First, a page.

Background: Although medial temporal atrophy (MTA) is a useful imaging marker of the progression to dementia in mild cognitive impairment (MCI), substantial numbers of MCI patients without MTA still progress to dementia.
Objective: We investigated whether visual ratings of posterior atrophy (PA) on magnetic resonance imaging show independent predictive value for the progression to dementia in MCI patients.
Methods: This was a retrospective cohort study of elderly patients who visited Seoul National University Bundang Hospital between 2004 and 2012. A total of 148 patients who were initially diagnosed with MCI were followed for up to 3 years (median 22 months) to determine whether they progressed to dementia. We used 4-point and 5-point visual rating scales to assess PA and MTA, respectively. PA and MTA scores were dichotomized into normal (no atrophy) or abnormal (atrophy) in each patient. We performed a Cox regression analysis to examine the hazard ratios (HRs) of PA and MTA for the progression to dementia with adjustment for age, APOE epsilon 4 allele status, and baseline Mini-Mental State Examination score.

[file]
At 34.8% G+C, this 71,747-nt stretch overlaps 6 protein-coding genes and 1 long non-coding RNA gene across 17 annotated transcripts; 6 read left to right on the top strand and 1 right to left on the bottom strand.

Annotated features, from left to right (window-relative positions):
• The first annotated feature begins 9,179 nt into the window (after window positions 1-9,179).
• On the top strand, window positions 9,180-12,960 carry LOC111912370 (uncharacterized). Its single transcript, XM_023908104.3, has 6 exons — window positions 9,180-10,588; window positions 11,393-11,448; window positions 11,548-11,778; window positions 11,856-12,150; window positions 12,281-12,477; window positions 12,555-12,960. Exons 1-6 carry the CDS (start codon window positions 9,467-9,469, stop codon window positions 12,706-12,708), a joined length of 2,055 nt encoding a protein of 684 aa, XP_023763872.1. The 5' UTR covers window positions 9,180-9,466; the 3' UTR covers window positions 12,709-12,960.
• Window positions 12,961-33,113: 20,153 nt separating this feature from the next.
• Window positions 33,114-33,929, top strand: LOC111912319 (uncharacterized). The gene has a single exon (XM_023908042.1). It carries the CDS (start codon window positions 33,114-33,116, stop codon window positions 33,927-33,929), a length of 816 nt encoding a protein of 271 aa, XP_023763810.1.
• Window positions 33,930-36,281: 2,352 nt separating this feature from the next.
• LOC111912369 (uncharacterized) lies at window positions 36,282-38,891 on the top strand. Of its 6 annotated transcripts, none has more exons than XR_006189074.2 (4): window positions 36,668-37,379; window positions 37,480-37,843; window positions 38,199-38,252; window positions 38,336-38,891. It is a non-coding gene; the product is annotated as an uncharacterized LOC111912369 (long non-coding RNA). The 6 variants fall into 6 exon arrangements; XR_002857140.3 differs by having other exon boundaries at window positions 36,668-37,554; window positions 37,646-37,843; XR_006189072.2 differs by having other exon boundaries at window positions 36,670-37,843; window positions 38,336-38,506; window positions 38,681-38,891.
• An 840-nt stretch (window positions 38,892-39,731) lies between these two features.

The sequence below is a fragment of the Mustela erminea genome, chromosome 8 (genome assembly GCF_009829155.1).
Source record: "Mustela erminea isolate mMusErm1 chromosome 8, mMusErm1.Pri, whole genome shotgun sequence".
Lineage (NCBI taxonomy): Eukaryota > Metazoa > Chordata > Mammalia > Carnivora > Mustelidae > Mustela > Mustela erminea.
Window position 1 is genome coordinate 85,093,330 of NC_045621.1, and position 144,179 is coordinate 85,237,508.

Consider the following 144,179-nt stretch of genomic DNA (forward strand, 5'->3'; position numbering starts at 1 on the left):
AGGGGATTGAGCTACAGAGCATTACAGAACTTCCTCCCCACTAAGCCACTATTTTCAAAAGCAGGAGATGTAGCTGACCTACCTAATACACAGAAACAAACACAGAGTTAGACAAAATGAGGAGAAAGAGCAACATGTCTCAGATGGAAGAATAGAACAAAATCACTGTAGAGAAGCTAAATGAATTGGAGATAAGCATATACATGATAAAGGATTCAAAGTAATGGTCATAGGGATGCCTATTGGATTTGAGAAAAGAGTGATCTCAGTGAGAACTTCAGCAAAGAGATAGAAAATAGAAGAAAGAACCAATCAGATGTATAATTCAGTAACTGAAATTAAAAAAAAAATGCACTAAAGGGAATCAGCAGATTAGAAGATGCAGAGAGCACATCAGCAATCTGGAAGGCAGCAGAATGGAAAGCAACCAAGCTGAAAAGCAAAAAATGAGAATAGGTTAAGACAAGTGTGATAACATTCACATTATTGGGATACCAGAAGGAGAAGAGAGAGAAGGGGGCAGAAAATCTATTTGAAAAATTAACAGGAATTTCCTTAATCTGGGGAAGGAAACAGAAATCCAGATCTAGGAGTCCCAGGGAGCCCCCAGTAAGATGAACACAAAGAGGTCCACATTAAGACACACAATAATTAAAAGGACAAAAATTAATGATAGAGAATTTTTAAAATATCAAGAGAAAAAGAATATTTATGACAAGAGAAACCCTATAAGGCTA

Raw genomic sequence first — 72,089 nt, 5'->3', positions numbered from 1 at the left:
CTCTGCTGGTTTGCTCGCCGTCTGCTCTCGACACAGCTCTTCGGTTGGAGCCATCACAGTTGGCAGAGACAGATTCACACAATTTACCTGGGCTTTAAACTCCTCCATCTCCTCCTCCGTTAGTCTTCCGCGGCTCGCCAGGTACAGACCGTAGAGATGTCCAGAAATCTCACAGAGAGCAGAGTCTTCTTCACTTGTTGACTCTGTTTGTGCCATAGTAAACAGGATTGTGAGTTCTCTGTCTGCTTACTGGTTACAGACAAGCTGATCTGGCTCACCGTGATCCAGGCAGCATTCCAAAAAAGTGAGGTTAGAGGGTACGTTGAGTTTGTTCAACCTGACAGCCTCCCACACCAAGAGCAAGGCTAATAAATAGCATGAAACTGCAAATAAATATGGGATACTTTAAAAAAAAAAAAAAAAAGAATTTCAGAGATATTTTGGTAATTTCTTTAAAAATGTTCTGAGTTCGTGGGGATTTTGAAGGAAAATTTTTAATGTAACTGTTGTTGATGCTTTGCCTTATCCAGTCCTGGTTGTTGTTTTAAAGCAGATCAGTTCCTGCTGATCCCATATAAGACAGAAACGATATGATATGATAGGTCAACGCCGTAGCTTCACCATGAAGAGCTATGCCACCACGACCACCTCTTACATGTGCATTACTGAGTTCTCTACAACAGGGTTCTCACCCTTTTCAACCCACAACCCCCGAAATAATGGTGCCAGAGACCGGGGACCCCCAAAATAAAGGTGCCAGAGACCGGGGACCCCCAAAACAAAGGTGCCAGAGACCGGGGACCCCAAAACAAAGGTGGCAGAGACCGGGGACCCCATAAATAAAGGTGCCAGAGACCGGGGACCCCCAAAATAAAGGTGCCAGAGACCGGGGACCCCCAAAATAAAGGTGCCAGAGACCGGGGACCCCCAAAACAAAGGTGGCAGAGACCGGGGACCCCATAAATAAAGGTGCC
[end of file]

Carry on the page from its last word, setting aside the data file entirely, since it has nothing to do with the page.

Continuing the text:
Results: Among the study population, 47 patients progressed to dementia. Visual assessment of the MRI scans revealed that 67 patients (45.3%) showed PA, whereas 85 patients (57.3%) showed MTA. The HRs with 95% confidence intervals for PA and MTA were 2.516 (1.244-5.091) and 4.238 (1.680-10.687), respectively. The predictive values of visually assessed PA and MTA remained significant, independent of the covariates.
Conclusion: Visual assessment of PA has independent predictive value for progression to dementia in MCI patients.